This afternoon, Dan forwarded us some “blog fodder”. In the forwarded email were attached half-a-dozen photos from Ox-Bow, the Arts Institute of Chicago’s summer camp, located in Saugatuck, MI. Dan spent last summer there. Below is the text from Shanna’s forwarded email:
Attached are pictures of the burial, it is finally finished and looks fantastic! Special thanks to those of you who really pulled it together and made it happen! Along with the burial comes a special story. The very day after the burial was finished and put into place, Pauly and Mikey were working on the painting studio, and guess what little treats they found making their way down the path towards the lagoon?!?! Little baby snapping turtles! You got it, they hatched! The turtles in front of the Inn that had the special pyramid over them finally DID hatch! We found 4 all together; one was still burrowing out of the dirt in that very spot! There are pictures attached of the little troopers making their way into the leaf covered lagoon. They were coated in dirt and their eyes weren’t even open yet!
Looking at the photographs and skimming the above paragraph, I leapt to a conclusion and replied, “Did the mother turtle die?” Dan sent the following clarification:
No the Mother didn’t die, she laid eggs early in the summer quite close to the Inn, you may remember the small pyramid structure that was erected over the site to protect the eggs from cats and raccoons. The Burial is an Ox-Bow tradition that happens at the end of the summer, the weekend before closing week, there’s a big party, and a hole is dug to the depth of the height of the shortest Staff/Fellow. Each person elects to put something in, either something that represents themselves, or their summer. The hole is filled in and later a cap stone made by the staff and fellows is added, we decided to make a turtle cap stone in honor of the mother. Each person decorated one of the ceramic pieces of the shell. I’m not sure how long the tradition has been going on, but there are small capstones and markers all over, I’ve seen ones from the 30’s on campus, but the placement of each one is sort of random.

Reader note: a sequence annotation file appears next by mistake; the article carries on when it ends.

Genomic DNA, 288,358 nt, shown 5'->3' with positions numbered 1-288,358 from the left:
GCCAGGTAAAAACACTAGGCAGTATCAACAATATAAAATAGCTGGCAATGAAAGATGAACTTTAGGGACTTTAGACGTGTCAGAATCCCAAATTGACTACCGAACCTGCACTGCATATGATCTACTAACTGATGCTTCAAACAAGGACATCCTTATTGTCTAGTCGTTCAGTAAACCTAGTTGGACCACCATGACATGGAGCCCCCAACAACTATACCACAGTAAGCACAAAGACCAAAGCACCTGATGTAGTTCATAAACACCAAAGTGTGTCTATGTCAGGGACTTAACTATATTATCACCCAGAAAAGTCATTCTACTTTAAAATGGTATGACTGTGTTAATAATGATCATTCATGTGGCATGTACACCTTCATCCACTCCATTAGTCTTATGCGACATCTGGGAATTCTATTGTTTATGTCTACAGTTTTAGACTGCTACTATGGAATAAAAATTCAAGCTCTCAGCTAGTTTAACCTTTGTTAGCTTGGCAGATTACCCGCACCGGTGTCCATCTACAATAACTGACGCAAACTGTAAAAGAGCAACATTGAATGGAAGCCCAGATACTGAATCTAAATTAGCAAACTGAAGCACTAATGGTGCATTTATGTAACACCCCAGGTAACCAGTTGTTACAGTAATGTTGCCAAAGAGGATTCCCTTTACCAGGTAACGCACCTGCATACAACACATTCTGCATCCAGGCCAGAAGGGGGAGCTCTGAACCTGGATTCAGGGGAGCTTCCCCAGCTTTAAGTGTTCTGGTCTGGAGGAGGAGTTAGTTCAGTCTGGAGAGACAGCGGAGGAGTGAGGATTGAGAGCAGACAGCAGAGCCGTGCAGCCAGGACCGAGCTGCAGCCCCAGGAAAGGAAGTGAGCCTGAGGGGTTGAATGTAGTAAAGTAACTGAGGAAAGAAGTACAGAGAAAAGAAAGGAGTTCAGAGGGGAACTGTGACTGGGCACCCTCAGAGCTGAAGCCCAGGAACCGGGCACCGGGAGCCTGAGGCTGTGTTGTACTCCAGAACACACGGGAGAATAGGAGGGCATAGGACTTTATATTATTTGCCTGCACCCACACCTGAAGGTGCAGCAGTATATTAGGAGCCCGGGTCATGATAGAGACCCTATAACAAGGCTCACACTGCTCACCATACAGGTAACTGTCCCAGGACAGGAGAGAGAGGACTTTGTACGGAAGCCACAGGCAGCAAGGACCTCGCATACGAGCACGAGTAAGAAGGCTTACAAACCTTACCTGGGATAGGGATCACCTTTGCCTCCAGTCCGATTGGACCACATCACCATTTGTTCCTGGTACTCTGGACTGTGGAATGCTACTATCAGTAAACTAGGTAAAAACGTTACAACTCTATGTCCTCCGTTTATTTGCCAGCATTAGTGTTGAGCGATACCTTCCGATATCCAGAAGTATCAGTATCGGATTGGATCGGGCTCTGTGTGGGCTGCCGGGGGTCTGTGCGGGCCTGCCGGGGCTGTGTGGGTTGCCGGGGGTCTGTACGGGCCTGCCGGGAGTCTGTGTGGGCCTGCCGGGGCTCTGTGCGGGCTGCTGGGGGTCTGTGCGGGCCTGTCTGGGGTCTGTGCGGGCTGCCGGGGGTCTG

Growing up, Dan and Dave were both big fans of the “Teenage Mutant Ninja Turtles”. These four turtles were all named for famous Renaissance artists, Leonardo, Raphael, Michelangelo and Donatello. The last two are named for sculptors. Dan is a sculptor too. As last summer’s crop of turtles settle into the mud of Ox-Bow’s oxbow lake, for their first winter’s nap, one is left to wonder were tomorrow’s superhero turtles will come from.
After reading this post, Anne related the following story. A few weeks ago, at school, Anne came across a couple of kids arguing. One of them was loudly insisting that Raphael was the one with the orange mask. She corrected him, “No, Raphael has the red mask, R for Raphael and R for red, that’s how I remember.” Slack-jawed dumbfounded the boys just stare at her in silent stupefaction. “My boys were into the Ninja Turtles when they were your age”, she offered as an explanation. 😉
We took Rey to a kid’s haircut place once, and he was not too happy. The clipper suggested he could look at a book, and they had one on turtles. He was happy, I went to find it, and then he was soooo disappointed when it turned out to be about the Ninja turtles, and not REAL turtles.